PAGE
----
Senate tries to protect doctors from Medicare rate cuts

By Tami Luhby, senior writer

NEW YORK ( -- Doctors would see their federal Medicare reimbursement rates hold steady in December, under a bipartisan bill passed Thursday in the Senate.

The $1 billion measure would block a scheduled 23% cut in physician payments. The so-called doc-fix legislation was introduced by Senators Max Baucus, a Montana Democrat, and Chuck Grassley, an Iowa Republican.

A 1997 law requires that doctors' Medicare rates be adjusted each year based on the health of the economy, with the goal of keeping the program in the black. Rate cuts have now been blocked 10 times in the last eight years, including four times this year.

The new bill would be paid for using savings from a new Centers for Medicare and Medicaid Services policy that reduces payments for multiple therapy services provided to patients in one day.

House Majority Leader Steny Hoyer, D-Md., said the House should take it up when it reconvenes on Nov. 29.

Doctors have been heavily lobbying lawmakers to prevent the scheduled cut from taking effect. The American Medical Association has said that if the cut is enacted, doctors may have to stop accepting Medicare patients. Some 43 million people, mostly senior citizens, receive Medicare benefits.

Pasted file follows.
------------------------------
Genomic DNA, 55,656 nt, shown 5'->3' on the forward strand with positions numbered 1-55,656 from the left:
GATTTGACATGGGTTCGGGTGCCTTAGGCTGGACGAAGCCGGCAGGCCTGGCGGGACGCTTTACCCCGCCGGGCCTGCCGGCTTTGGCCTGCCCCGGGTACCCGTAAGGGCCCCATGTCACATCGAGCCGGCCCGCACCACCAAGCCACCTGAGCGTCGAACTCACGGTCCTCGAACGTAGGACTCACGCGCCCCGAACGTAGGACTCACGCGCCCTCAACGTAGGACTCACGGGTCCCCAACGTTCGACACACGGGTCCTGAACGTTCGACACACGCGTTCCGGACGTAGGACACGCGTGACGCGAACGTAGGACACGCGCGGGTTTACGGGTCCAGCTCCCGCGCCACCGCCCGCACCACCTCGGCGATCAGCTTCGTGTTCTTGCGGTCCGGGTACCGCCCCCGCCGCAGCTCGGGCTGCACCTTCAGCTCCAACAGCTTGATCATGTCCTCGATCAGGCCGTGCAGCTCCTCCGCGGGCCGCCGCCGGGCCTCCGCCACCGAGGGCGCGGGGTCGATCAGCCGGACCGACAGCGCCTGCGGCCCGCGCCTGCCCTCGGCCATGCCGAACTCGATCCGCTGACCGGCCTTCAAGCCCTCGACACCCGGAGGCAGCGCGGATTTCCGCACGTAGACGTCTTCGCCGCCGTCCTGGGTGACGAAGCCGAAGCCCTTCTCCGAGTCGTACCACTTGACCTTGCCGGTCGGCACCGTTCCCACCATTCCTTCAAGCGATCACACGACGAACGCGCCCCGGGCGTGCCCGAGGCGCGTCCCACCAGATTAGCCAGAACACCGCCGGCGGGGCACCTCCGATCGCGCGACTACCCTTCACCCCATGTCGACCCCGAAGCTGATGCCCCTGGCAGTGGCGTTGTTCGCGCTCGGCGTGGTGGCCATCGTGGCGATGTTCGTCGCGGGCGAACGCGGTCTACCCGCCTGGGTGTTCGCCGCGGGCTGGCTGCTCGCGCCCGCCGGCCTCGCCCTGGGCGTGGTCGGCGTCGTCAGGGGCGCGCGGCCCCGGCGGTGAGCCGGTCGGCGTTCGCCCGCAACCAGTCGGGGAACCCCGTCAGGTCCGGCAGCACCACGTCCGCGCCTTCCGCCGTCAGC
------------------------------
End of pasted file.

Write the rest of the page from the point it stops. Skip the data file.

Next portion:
The AMA wants the rate cut blocked for 13 months because it is scheduled to widen to 25% next year.

The senators said they are working on a measure that would extend the current payment rates through 2011. To top of page

Index Last Change % Change
Dow 24,946.51 72.85 0.29%
Nasdaq 7,481.99 0.25 0.00%
S&P 500 2,752.01 4.68 0.17%
Treasuries 2.85 0.00 0.00%
Data as of 3:10am ET
Company Price Change % Change
General Electric Co 14.31 -0.05 -0.35%
Bank of America Corp... 32.17 0.07 0.22%
Ford Motor Co 11.15 0.08 0.72%
Micron Technology In... 60.58 1.74 2.96%
Cisco Systems Inc 45.01 -0.32 -0.71%
Data as of Mar 16


Everything seems to move faster in the Trump era, perhaps even the deliberate Federal Reserve. More

"It's like competing in an Olympic race wearing lead shoes," Elon Musk, referring to trade rules with China, tweeted to President Donald Trump. More

Good news for procrastinators: You get two extra days to file your federal income taxes. April 15 falls on a weekend and April 16 is a public holiday in the District of Columbia. More